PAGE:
The Perilous Morality of Climate Change

It's a challenging endeavor to discuss "what's working" with climate change. News outlets the world over are littered with stories of doom and gloom, of current calamities and human suffering. A quick perusal of the summary of the most recent IPCC report lays out where we are and what that means.
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Co-authored by Drew Holden

It's a challenging endeavor to discuss "what's working" with climate change. News outlets the world over are littered with stories of doom and gloom, of current calamities and human suffering.

A quick perusal of the summary of the most recent Intergovernmental Panel on Climate Change (IPCC) Report, the definitive scientific body on the topic, lays out where we are and what that means.

As it stands, the global temperature is rising, fueled by anthropogenic increases in carbon dioxide, methane and other gases, often the byproduct of industrialization and development. When the temperature rises, other problems soon follow.

Throughout the United States, current problems and future concerns include droughts (like the current conditions in California), heat-waves, rising sea levels, floods (like the tragic flooding in Texas), increases in both the size and intensity of storms (think more Superstorm Sandys) among others.

But look to the rest of the world and the concerns, both immediate and near on the horizon, are even worse.

Take Guatemala as a use case, a country among the top-ten most at-risk for climate change. Part of it is location - squeezed between two oceans and three tectonic plates, Guatemala is vulnerable to severe hurricanes, floods, earthquakes, rising sea levels and more which promise to continue wreaking havoc.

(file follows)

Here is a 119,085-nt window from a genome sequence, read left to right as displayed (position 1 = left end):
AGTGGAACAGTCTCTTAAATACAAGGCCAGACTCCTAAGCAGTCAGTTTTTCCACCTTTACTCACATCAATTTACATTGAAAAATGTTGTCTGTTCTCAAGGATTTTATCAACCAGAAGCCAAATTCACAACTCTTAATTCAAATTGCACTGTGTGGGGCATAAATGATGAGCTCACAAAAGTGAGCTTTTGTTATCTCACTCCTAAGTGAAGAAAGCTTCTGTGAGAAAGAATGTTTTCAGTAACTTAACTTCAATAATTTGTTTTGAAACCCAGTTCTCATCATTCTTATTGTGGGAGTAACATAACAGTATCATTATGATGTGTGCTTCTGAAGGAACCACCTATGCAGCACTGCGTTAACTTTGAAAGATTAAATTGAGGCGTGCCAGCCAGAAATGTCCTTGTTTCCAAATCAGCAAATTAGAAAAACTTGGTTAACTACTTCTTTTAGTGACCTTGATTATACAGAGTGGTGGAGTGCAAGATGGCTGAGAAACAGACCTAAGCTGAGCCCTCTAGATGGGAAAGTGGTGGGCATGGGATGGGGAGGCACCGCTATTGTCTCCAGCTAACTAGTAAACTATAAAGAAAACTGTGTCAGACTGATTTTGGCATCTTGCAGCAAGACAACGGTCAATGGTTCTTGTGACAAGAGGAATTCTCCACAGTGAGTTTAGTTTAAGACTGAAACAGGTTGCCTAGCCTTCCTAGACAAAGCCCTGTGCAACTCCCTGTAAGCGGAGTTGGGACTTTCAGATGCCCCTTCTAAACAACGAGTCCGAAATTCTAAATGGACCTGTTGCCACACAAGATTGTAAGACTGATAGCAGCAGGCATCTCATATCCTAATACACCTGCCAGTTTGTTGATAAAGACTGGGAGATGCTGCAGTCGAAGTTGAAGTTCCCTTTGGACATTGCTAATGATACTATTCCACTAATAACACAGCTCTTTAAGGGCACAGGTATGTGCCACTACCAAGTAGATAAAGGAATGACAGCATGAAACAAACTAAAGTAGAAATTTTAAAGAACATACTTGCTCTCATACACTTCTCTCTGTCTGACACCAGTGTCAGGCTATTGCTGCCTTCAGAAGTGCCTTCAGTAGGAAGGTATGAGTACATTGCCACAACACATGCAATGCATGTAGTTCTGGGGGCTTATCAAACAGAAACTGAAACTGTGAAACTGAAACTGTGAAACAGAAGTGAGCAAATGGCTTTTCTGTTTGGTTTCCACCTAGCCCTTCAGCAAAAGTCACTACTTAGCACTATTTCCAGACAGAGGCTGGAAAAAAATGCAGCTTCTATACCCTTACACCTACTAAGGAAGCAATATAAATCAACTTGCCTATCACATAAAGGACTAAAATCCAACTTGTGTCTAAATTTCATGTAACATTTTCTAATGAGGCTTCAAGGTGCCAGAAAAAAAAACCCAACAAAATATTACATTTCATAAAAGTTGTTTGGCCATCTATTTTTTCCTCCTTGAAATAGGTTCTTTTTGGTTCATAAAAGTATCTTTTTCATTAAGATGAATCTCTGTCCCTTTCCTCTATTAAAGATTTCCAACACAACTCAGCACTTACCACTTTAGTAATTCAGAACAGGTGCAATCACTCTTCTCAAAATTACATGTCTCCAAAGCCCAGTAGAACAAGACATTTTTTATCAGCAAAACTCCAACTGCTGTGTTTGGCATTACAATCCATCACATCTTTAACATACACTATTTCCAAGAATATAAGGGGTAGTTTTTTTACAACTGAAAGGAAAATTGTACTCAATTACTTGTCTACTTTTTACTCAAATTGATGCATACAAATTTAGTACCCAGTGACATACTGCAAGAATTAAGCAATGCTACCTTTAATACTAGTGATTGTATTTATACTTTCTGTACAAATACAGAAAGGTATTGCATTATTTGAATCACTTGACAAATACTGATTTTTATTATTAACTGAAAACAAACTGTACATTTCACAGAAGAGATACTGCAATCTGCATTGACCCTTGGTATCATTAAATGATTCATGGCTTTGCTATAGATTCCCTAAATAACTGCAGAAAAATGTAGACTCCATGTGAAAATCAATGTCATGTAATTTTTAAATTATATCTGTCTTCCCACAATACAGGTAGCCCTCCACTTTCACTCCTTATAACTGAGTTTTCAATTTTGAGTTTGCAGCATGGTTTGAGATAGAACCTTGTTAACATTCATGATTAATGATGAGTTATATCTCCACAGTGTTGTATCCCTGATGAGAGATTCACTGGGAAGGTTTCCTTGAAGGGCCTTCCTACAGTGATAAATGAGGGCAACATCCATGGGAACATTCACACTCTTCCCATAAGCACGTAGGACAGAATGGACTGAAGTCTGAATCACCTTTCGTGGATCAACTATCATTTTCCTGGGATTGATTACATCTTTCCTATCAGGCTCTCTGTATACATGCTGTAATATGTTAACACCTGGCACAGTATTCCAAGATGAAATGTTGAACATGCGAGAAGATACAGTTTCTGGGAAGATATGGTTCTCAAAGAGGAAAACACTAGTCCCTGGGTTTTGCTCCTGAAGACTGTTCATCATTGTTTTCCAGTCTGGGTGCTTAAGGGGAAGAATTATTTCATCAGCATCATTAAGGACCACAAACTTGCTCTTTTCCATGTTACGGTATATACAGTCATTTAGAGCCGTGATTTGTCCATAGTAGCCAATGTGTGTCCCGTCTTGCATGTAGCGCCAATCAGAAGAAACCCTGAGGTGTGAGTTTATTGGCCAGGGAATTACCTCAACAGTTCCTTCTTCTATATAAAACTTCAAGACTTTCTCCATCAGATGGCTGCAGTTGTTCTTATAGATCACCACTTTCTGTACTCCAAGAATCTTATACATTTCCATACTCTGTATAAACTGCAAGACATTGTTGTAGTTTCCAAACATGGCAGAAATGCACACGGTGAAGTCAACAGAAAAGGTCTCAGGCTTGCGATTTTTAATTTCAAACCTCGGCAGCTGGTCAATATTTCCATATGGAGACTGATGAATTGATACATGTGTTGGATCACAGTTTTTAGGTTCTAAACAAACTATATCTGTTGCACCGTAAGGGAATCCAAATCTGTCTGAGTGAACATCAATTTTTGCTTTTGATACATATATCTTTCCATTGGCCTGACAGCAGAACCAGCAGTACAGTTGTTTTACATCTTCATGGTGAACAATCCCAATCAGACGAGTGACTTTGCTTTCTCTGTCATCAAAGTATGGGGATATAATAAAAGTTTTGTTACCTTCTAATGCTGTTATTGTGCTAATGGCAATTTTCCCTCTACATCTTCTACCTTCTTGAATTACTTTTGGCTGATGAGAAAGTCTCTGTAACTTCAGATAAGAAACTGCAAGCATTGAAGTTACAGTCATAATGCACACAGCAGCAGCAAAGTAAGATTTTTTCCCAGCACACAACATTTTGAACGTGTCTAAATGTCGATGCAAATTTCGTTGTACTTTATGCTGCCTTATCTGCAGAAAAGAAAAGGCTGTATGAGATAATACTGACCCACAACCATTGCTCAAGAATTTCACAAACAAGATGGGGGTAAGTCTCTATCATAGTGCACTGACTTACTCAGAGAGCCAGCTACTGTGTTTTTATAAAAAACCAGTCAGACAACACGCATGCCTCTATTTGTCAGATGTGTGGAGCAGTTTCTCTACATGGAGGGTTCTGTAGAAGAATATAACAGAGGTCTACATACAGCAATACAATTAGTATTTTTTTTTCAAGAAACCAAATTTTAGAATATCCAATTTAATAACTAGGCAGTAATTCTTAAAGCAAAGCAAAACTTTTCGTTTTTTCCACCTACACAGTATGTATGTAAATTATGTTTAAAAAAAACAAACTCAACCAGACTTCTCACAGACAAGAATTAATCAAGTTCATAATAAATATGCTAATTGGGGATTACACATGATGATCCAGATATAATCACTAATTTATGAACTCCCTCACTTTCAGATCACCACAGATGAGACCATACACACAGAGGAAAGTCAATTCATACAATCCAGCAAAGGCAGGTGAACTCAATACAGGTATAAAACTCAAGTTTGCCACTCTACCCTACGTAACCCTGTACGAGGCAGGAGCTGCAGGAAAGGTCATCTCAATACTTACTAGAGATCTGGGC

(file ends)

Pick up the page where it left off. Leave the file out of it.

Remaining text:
These problems are compounded in that they can't be solved domestically, making developing countries' low emissions contributions largely moot. Unfortunately for them, CO2 particles are indifferent to national are hurricanes, droughts and rising temperatures.

But perhaps the most over-arching difference is that these countries lack the resources to address climate change. Given the huge costs to adapt to a warming climate, economically disadvantaged countries face unique hurdles.

The Bright Side?

This isn't to say there's no good news out there. This blog, as well as others, lauds current efforts, from battling deforestation and habitat destruction to creating alternative fuels and low-impact lifestyles, to fight climate concerns.